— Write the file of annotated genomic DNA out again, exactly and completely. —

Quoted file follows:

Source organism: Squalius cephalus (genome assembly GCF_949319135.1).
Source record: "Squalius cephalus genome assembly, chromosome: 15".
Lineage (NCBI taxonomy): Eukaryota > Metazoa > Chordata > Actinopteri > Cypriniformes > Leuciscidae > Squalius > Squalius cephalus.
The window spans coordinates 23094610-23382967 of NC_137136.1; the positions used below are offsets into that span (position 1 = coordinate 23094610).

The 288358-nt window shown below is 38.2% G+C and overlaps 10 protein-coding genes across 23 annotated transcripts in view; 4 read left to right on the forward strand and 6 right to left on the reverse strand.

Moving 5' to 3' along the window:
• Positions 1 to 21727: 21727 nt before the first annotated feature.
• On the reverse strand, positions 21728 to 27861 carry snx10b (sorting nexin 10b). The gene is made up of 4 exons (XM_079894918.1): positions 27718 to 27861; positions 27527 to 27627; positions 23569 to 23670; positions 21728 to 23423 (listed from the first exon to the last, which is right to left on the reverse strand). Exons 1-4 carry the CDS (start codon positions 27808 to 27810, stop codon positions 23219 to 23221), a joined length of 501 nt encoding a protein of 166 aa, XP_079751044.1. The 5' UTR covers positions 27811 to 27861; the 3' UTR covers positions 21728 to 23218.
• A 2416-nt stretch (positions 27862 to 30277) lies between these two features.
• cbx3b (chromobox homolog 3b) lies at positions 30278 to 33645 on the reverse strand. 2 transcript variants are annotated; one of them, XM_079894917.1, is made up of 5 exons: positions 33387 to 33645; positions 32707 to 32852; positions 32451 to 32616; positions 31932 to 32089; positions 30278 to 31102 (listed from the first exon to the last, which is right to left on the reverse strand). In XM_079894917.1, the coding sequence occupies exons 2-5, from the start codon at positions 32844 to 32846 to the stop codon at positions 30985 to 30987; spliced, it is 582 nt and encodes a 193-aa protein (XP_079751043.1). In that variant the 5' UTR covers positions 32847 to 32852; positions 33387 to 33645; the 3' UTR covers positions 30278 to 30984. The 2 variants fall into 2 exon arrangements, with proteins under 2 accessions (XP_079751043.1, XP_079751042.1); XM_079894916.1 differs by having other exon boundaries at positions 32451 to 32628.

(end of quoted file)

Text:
Source organism: Squalius cephalus (genome assembly GCF_949319135.1).
Source record: "Squalius cephalus genome assembly, chromosome: 15".
Lineage (NCBI taxonomy): Eukaryota > Metazoa > Chordata > Actinopteri > Cypriniformes > Leuciscidae > Squalius > Squalius cephalus.
The window spans coordinates 23094610-23382967 of NC_137136.1; the positions used below are offsets into that span (position 1 = coordinate 23094610).

The 288358-nt window shown below is 38.2% G+C and overlaps 10 protein-coding genes across 23 annotated transcripts in view; 4 read left to right on the forward strand and 6 right to left on the reverse strand.

Moving 5' to 3' along the window:
• Positions 1 to 21727: 21727 nt before the first annotated feature.
• On the reverse strand, positions 21728 to 27861 carry snx10b (sorting nexin 10b). The gene is made up of 4 exons (XM_079894918.1): positions 27718 to 27861; positions 27527 to 27627; positions 23569 to 23670; positions 21728 to 23423 (listed from the first exon to the last, which is right to left on the reverse strand). Exons 1-4 carry the CDS (start codon positions 27808 to 27810, stop codon positions 23219 to 23221), a joined length of 501 nt encoding a protein of 166 aa, XP_079751044.1. The 5' UTR covers positions 27811 to 27861; the 3' UTR covers positions 21728 to 23218.
• A 2416-nt stretch (positions 27862 to 30277) lies between these two features.
• cbx3b (chromobox homolog 3b) lies at positions 30278 to 33645 on the reverse strand. 2 transcript variants are annotated; one of them, XM_079894917.1, is made up of 5 exons: positions 33387 to 33645; positions 32707 to 32852; positions 32451 to 32616; positions 31932 to 32089; positions 30278 to 31102 (listed from the first exon to the last, which is right to left on the reverse strand). In XM_079894917.1, the coding sequence occupies exons 2-5, from the start codon at positions 32844 to 32846 to the stop codon at positions 30985 to 30987; spliced, it is 582 nt and encodes a 193-aa protein (XP_079751043.1). In that variant the 5' UTR covers positions 32847 to 32852; positions 33387 to 33645; the 3' UTR covers positions 30278 to 30984. The 2 variants fall into 2 exon arrangements, with proteins under 2 accessions (XP_079751043.1, XP_079751042.1); XM_079894916.1 differs by having other exon boundaries at positions 32451 to 32628.